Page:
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Hector Brame, Paris
Galerie Durand-Ruel, Paris, acquired from the above, 24th October 1921
Terves, acquired from the above, 1st March 1924
Bruno Stahl, Berlin, placed in storage at the Wildenstein Gallery, Paris
Confiscated with other artworks belonging to Georges Wildenstein from the gallery by the Einsatzstab Reichsleiter Rosenberg (ERR) in occupied Paris and transferred to the Jeu de Paume, Paris
Transferred to Lager Peter in Altaussee, Austria, 15th January 1943
Transferred to the Central Collecting Point, Munich, 20th June 1945 (inv. no. 212/21)
Repatriated to France on 18th April 1946
Restituted to Georges Wildenstein on 21st March 1947 and returned to Bruno Stahl
Wildenstein & Co., Inc., New York, acquired from the above, January 1949
Jacques Guerlain, Paris, acquired from the above, 1951
Private collection, France, acquired from the above
Paris, Galerie Durand-Ruel, Pissarro (1830-1903), 1956, no. 11
A. Tabarant, Pissarro, Paris, 1924, pl. 13
L-R. Pissarro & L. Venturi, Camille Pissarro Son Art-Son Oeuvre, Paris, 1939, vol. I, catalogued no. 161, p. 102; vol. II, no. 161, pl. 32
G. Jedlicka, Pissarro, Bern, 1950, pl. 8
T. Natanson, Pissarro, Lausanne, 1950, pl. 8
R. Brettell, Pissarro and Pontoise, the Painter in a Landscape, 1990, referenced on p. 158
J. Pissarro & C. Durand-Ruel Snollaerts, Pissarro, Catalogue Critique des Peintures, vol. II, Paris, 2005, p. 218, no. 274 (illustrated)
Painted in 1872, Bords de l’Oise, Environs de Pontoise is an extraordinary example of early Impressionism and testament to Pissarro’s desire to paint a true portrait of contemporary France.
Pontoise is the place with which Pissarro is most closely associated, having originally visited the area in the 1860s, he returned there in 1872 and made it his home over the following decade. When the artist arrived the town was flourishing, from the rural tranquillity of the surrounding countryside to the bustling activity of the busy riverside, the town presented Pissarro with a wealth of possible subjects.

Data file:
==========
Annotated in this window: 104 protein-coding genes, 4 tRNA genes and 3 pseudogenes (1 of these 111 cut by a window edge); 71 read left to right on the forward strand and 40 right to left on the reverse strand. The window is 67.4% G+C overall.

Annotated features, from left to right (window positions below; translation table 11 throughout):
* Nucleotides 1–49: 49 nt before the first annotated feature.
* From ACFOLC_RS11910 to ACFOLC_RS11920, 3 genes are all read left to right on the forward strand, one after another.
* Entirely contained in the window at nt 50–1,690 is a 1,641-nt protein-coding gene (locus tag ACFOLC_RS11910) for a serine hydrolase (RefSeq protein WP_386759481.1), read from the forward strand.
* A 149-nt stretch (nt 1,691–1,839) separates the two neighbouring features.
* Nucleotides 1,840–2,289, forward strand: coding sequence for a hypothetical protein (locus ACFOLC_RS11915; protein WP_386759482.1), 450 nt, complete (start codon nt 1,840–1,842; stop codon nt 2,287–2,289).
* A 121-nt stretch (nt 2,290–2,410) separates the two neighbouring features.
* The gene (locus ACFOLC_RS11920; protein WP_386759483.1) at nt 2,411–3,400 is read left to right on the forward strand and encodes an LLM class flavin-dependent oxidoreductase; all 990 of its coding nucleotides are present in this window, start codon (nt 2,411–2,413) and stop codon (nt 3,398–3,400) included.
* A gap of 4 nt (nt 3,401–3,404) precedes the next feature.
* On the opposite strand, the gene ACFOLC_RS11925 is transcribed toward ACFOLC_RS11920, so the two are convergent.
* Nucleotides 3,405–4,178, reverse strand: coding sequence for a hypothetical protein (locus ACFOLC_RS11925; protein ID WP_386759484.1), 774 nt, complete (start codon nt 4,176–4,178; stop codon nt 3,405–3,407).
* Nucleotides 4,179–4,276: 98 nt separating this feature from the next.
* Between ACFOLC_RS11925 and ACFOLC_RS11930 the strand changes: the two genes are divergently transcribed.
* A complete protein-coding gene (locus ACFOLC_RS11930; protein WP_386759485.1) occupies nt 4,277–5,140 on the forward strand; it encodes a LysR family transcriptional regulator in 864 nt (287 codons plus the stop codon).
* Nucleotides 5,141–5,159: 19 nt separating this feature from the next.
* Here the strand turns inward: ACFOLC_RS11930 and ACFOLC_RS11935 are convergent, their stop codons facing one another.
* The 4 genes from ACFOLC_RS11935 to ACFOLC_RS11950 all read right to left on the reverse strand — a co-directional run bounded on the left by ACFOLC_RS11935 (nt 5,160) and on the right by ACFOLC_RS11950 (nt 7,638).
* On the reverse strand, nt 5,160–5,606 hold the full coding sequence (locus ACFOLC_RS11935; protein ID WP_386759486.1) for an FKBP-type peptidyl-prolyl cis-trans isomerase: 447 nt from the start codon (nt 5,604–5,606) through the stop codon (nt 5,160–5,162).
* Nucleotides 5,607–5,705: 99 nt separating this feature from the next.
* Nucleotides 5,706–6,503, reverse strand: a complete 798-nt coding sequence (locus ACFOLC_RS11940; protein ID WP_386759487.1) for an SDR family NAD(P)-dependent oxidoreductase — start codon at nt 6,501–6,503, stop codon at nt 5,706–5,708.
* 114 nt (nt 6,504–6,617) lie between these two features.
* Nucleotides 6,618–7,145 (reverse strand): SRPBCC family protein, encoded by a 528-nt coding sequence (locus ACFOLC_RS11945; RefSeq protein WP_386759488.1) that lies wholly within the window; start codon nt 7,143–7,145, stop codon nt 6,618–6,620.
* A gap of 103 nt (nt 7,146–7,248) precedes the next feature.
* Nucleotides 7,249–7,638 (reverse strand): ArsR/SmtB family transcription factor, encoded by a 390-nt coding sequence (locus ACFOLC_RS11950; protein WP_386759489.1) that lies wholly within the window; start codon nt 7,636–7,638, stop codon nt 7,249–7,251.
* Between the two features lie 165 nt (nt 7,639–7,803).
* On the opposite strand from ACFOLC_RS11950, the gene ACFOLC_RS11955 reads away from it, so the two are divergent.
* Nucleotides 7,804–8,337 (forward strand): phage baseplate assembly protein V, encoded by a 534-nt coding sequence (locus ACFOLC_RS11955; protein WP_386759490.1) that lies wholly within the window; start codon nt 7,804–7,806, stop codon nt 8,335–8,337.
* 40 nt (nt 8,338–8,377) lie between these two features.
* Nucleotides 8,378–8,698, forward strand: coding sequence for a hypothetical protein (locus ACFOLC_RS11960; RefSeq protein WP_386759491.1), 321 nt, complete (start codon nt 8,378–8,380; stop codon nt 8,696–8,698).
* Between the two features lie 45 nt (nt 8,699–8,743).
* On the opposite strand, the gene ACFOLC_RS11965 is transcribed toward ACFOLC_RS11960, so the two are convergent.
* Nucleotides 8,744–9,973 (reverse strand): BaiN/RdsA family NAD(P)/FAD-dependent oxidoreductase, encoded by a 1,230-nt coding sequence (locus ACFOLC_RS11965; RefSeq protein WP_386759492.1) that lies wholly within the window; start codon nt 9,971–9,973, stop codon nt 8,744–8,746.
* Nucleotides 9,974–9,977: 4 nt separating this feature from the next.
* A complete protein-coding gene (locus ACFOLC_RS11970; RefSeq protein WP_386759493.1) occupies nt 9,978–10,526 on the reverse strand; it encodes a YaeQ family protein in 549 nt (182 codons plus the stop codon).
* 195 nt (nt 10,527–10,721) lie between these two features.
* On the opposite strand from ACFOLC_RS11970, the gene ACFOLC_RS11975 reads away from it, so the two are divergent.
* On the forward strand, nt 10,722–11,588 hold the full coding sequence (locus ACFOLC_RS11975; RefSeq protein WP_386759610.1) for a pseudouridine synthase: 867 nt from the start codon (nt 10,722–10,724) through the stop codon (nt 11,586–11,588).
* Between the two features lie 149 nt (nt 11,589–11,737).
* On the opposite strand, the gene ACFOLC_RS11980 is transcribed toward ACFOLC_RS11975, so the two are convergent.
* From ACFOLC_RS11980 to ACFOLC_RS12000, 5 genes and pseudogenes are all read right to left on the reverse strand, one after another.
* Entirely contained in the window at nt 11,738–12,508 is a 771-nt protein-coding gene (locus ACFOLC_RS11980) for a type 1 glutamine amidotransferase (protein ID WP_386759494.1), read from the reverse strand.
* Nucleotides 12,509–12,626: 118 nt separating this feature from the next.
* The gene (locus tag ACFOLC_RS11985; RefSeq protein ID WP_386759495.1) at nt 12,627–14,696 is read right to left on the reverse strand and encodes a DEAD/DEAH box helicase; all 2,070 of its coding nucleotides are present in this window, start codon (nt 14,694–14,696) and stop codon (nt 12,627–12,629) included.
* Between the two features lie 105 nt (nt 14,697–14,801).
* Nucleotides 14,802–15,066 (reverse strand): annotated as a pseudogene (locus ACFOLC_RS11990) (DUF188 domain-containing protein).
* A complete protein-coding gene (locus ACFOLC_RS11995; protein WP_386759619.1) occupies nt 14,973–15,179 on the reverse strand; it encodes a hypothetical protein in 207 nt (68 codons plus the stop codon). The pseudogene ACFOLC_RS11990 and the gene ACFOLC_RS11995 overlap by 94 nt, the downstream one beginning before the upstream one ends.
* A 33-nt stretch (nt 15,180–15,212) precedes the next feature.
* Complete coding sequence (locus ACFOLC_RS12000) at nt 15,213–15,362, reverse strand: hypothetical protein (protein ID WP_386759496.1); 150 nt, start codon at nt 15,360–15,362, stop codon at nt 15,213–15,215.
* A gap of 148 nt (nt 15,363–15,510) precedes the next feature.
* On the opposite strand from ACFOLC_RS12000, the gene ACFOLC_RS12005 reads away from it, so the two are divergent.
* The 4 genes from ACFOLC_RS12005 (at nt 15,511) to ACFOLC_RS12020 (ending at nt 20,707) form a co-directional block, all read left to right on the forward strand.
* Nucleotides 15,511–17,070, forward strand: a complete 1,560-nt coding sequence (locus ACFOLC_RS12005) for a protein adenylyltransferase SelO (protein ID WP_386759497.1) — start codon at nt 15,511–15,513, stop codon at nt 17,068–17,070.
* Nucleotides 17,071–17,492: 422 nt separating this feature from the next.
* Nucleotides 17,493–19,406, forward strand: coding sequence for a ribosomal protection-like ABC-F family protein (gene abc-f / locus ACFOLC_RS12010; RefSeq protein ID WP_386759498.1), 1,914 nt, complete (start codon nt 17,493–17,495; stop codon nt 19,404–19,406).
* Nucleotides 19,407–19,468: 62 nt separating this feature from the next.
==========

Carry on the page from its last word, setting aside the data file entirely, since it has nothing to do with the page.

In the present work, Pissarro presents a view of the river l’Oise that reveals the inherent modernity of the landscape. The two barges, one moored in the foreground and the other mid-river are placed against a backdrop in which the distinctive silhouette of a factory chimney dominates the horizon. Pissarro was evidently intrigued by the idea of showing industrial features within a more rural setting returning to paint a number of similar scenes the following year.
Pissarro was fascinated by the symbols of the new urban scenery, whether in the form of the new Parisian boulevards or the factory chimneys and smoke of the present work. His interest in depicting the changing face of France is at the heart of this work, but subject matter aside, this painting is also a celebration of the nuances of atmosphere, weather, and light. Pissarro skillfully juxtaposes the solidity of the boats against a broad sweep of sky that is reflected in the river beneath. Painted with small, deft brushstrokes, Bords de l’Oise, Environs de Pontoise perfectly captures the quiet industry of this riverside scene.
Camille Pissarro was one of the most influential members of the French Impressionist movement. Born 10th July 1830 in the Danish colony of Saint Thomas, Camille was the son of Frédéric and Rachel Pissarro. At the age of twelve he went to school in Paris, where he displayed a penchant for drawing. With his parents disapproving of his interest in art, Camille left the island in 1852 with a Danish artist Fritz Melbye to spend the next 18 months in Venezuela. After a brief return to St. Thomas he moved to Paris in 1855 to study at the Académie Suisse where he would meet many influential artistic figures of the period, including Claude Monet, Paul Cézanne, Édouard Manet and Pierre-Auguste Renoir.